Anna Owens (Irene Dunn) accepts a teaching post at the court of King Mongkut (Rex Harrison). Will she be able to manage the culture clash and be useful to the King?
This is probably the worst case of what has become known as whitewashing, but long before it was known as such. I have always been aware of this movie but never actually watched it from end to end.
I don’t think this film is quite sold as a melodrama but yet it has its moments of slight comedy. Rex Harrison is good as always, but it took me a while to take him seriously playing the King of Siam. However, an hour into the film I certainly got used to it and he was rather spectacular. His King Mongkut is shown to have an enquiring mind and eagerly discusses many things with Anna, such as debating such matters as the Bible and American politics.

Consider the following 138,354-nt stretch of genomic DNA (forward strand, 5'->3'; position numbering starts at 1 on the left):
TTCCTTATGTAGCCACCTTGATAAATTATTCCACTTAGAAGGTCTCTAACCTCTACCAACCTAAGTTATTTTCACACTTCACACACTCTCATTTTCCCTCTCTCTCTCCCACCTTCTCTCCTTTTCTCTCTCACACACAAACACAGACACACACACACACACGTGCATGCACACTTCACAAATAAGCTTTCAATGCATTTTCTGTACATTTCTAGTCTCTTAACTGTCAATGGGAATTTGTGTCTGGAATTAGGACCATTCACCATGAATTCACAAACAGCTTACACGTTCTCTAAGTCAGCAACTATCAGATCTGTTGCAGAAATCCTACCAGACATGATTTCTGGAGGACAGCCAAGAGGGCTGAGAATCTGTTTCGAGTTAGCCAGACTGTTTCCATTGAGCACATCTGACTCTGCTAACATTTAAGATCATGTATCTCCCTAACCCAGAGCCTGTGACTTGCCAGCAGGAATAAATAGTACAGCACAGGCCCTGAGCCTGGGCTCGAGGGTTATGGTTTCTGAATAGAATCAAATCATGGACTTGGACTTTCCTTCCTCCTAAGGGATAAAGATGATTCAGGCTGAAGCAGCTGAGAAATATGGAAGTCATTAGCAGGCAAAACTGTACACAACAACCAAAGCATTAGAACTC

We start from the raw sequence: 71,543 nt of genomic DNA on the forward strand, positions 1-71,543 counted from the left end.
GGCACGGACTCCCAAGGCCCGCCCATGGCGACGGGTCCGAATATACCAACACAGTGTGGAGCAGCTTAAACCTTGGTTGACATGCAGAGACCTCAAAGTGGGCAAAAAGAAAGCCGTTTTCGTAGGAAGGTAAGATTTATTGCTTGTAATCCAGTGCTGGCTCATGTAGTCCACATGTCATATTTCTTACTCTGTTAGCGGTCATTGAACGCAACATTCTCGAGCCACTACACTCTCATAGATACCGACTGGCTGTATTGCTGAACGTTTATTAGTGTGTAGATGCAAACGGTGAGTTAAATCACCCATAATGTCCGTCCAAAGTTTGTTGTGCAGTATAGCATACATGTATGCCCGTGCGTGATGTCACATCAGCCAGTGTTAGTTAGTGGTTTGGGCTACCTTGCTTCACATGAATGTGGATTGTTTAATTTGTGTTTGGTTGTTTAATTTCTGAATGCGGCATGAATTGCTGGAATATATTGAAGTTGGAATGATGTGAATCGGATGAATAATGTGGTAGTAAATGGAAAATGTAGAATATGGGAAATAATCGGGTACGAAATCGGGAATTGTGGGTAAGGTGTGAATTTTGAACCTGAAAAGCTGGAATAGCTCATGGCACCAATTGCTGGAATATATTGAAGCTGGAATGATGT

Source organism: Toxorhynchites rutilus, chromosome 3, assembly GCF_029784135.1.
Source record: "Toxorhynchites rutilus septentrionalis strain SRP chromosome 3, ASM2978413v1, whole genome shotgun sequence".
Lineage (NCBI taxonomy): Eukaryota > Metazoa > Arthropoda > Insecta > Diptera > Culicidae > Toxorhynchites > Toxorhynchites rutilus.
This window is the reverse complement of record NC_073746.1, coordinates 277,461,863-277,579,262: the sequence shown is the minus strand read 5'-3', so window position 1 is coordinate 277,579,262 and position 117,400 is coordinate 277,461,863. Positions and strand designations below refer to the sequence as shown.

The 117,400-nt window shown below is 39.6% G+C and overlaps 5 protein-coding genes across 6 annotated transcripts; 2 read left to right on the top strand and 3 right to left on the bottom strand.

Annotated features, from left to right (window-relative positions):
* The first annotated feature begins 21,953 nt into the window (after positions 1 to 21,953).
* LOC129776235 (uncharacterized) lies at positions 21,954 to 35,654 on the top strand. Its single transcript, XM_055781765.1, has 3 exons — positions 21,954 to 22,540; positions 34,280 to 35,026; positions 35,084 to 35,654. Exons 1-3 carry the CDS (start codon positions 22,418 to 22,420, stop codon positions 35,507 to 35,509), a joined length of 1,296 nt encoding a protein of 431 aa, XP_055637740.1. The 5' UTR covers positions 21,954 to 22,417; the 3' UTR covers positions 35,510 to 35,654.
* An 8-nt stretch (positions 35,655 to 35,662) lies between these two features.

Irene Dunne is better than I expected in her role as the governess Anna Owens. Her acting complements Harrison’s, and Lady Thiang (Gale Sondergaard) was powerful especially when she spoke to Anna about supposedly failing not only the King but the Crown Prince, Chulalonghorn (Tito Renaldo). Both women are close to the King in their own way and they have their own burdens to bear.
Ultimately, this film was better than expected. It was more than a whitewashing exercise in British superiority and proved to be a very solid film.
MY RATING: ***.5 / *****